Post by Katelyn Stermer
This week there seemed to be an unexpected, reoccurring theme at the CGE house: America. We visited the USAID offices for development class and attended a reception at the Ambassador’s home as well as the Living Rhythms benefit concert put on by the US Embassy at the American Cultural Center. I am also personally writing a grant proposal for the US Embassy Self-Help program during my internship at AIDS Care Trust (ACT). At this time (the half way point) during the semester I’m feeling slightly home sick so having these opportunities to be around other American citizens while still experiencing and learning about Namibia culture was a blessing.
|Leon Mobley drumming with some university students|
Our first experience at USAID (United States Agency for International Development) encouraged us to critically think about the role the United States is playing in the development of foreign countries, especially Namibia. Currently, USAID in Namibia is using most of its funding to sponsor HIV/AIDS programs in partnership with PEPFAR, the President’s Emergency Plan for AIDS Relief. My internship organization, ACT, is actually receiving a small portion of their funding from USAID and affiliates. A major criticism of the United States’ contribution to global development is that we don’t dedicate enough of our fiscal budget; in fact, less than 1% of our GDP goes to funding development projects in foreign countries. Compared to the percentage of what other countries contribute annually to foreign development, the American statistic has been presented in an extremely negative light during class readings. However, the Director of USAID Namibia framed the situation in an entirely different way than I had thought of previously; although the United States gives less than 1% of our budget, dollar-per-dollar it is a considerably higher figure than many other countries who give more like 5-10% of their annual budget to foreign aid. Although the amount is arguably still a problem, it shows where we stand in the larger scheme of things a little better.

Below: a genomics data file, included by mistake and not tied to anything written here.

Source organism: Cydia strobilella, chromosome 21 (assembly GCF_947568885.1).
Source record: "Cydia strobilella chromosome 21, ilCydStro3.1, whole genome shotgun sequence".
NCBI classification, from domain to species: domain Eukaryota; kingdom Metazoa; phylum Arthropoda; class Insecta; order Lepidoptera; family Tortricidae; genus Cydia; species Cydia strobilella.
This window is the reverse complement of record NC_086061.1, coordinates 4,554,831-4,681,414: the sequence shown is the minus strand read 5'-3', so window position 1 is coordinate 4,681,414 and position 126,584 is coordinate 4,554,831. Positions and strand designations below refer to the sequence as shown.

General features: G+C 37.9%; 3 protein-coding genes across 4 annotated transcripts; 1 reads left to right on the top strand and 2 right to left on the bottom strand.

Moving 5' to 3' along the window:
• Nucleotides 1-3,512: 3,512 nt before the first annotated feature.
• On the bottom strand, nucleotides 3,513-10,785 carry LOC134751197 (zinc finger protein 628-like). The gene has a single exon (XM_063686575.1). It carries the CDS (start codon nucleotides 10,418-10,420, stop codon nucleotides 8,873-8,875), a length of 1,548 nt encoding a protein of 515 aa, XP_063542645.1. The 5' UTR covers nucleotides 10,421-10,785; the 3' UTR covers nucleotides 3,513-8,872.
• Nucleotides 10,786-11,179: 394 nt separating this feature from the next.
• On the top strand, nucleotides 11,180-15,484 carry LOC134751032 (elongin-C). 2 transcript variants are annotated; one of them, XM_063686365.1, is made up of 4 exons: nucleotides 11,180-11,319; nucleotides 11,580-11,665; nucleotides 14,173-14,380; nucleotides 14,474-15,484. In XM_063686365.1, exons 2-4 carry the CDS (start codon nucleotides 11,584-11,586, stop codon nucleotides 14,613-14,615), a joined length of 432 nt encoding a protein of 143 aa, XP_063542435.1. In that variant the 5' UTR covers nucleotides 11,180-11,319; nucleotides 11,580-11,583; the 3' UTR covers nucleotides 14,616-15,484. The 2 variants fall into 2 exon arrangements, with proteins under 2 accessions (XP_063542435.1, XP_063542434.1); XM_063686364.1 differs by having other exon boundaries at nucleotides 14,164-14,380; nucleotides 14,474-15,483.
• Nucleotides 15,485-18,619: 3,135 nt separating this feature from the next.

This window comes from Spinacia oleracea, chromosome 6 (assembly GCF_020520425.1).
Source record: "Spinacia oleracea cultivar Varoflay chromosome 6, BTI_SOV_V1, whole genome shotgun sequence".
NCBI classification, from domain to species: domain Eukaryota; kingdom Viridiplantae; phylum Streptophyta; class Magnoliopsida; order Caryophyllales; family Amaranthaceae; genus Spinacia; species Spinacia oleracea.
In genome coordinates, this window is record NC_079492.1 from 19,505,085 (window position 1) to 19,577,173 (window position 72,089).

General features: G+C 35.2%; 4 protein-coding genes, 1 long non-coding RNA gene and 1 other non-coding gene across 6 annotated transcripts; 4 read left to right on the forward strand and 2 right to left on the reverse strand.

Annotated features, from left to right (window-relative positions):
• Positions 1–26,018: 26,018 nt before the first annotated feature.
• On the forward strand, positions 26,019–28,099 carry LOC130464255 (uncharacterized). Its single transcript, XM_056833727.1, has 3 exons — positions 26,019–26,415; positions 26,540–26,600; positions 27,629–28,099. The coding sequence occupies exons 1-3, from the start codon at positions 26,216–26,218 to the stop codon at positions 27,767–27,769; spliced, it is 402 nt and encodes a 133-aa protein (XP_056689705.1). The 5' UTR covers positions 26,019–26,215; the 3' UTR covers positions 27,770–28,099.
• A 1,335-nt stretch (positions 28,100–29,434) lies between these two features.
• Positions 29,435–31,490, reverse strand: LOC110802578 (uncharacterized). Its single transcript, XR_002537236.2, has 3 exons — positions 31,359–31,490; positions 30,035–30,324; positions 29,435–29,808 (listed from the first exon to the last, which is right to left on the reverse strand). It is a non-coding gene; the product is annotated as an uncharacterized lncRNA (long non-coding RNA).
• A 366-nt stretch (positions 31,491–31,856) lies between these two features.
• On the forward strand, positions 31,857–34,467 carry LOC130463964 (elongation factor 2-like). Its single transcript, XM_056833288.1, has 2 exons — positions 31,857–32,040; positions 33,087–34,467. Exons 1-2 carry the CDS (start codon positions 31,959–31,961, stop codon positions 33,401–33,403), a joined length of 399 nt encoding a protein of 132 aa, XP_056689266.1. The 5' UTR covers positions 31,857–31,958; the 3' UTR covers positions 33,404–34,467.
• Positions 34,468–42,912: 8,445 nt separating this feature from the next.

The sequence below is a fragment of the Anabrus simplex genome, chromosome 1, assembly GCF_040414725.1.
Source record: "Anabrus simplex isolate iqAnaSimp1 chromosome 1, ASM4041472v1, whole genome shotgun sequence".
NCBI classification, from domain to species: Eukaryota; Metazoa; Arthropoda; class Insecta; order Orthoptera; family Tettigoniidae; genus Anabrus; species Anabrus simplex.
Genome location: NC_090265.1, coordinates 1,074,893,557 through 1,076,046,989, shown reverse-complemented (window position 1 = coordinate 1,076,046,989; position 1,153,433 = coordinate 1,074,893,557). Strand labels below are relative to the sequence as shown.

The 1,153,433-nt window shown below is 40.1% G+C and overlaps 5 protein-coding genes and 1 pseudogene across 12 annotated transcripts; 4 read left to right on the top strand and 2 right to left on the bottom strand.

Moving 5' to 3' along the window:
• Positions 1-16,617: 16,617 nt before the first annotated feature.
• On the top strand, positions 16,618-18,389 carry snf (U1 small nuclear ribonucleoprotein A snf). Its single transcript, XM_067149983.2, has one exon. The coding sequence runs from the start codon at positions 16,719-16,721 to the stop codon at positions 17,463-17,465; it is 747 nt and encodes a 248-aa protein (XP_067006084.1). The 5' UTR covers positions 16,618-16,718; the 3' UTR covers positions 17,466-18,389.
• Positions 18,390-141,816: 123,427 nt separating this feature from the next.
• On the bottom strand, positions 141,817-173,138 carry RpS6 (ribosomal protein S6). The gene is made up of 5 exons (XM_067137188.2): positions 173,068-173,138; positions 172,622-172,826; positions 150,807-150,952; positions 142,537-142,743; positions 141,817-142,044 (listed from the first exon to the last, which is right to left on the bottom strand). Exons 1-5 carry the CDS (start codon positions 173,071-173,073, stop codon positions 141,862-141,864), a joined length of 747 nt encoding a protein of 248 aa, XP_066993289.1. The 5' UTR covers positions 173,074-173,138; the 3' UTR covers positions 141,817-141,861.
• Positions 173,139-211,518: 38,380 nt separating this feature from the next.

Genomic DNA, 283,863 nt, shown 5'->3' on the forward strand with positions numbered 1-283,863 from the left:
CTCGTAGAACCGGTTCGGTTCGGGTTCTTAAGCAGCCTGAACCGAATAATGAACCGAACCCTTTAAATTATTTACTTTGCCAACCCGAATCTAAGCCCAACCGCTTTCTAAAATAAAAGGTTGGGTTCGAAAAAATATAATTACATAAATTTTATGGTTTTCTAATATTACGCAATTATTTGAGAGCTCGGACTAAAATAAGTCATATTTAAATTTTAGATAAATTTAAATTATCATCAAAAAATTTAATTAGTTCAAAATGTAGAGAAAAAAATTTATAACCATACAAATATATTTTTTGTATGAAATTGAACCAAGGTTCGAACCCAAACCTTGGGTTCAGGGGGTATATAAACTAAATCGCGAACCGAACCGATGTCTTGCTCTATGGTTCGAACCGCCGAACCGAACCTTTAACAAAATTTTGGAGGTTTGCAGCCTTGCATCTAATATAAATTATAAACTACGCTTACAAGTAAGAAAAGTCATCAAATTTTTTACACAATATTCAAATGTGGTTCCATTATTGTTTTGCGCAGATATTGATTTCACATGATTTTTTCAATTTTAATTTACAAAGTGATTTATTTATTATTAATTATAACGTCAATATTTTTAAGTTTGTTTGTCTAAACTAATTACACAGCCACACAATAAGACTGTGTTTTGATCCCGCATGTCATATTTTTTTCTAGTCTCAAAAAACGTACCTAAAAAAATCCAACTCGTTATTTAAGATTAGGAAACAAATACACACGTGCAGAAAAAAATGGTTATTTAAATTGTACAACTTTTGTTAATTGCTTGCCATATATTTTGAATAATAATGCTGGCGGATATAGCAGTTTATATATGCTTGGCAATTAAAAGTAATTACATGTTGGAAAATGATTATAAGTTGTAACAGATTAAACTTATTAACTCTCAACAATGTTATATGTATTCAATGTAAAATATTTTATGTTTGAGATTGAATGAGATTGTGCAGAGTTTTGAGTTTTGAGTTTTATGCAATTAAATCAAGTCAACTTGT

After being at the USAID offices in the morning, we headed to the home of the US Ambassador in Namibia, Mrs. Wanda Nesbitt. The primary focus of the gathering was to be able to get assistance for overseas voting procedures. However, I think I can safely speak for the group when I say that the best part of the reception was to be able to speak to the Peace Corps volunteers. Once again our conversations with the volunteers had me thinking about discussions on foreign aid and raised several question in my head—does aid always have to come in the form of money? How much more valuable would it be to have people on the ground making connections with locals? Would more be accomplished with these partnerships? I found a few answers to these questions the following night at the American Cultural Center’s benefit concert ‘Living Rhythms’.
We happened upon a performance sponsored by the American Cultural Center benefitting a series the US Embassy was putting on called ‘Living Rhythms’. They brought guest performer Leon Mobley, an amazing drummer and art envoy, to travel around Windhoek and teach drumming to schools and music programs all over Namibia. To me this was a great example of ‘people aid’, sending human beings to interact with one another to promote development and encourage relationships. Sure, in most cases nothing can be accomplished without funding, but nothing can truly be sustained or done without volunteers and people willing to cultivate each other. I saw this in the Peace Corps volunteers at the Ambassador’s home and I saw it reflected in Mr. Mobley as well.
A short clip from Leon Mobley's 'Living Rhythms' Africa Tour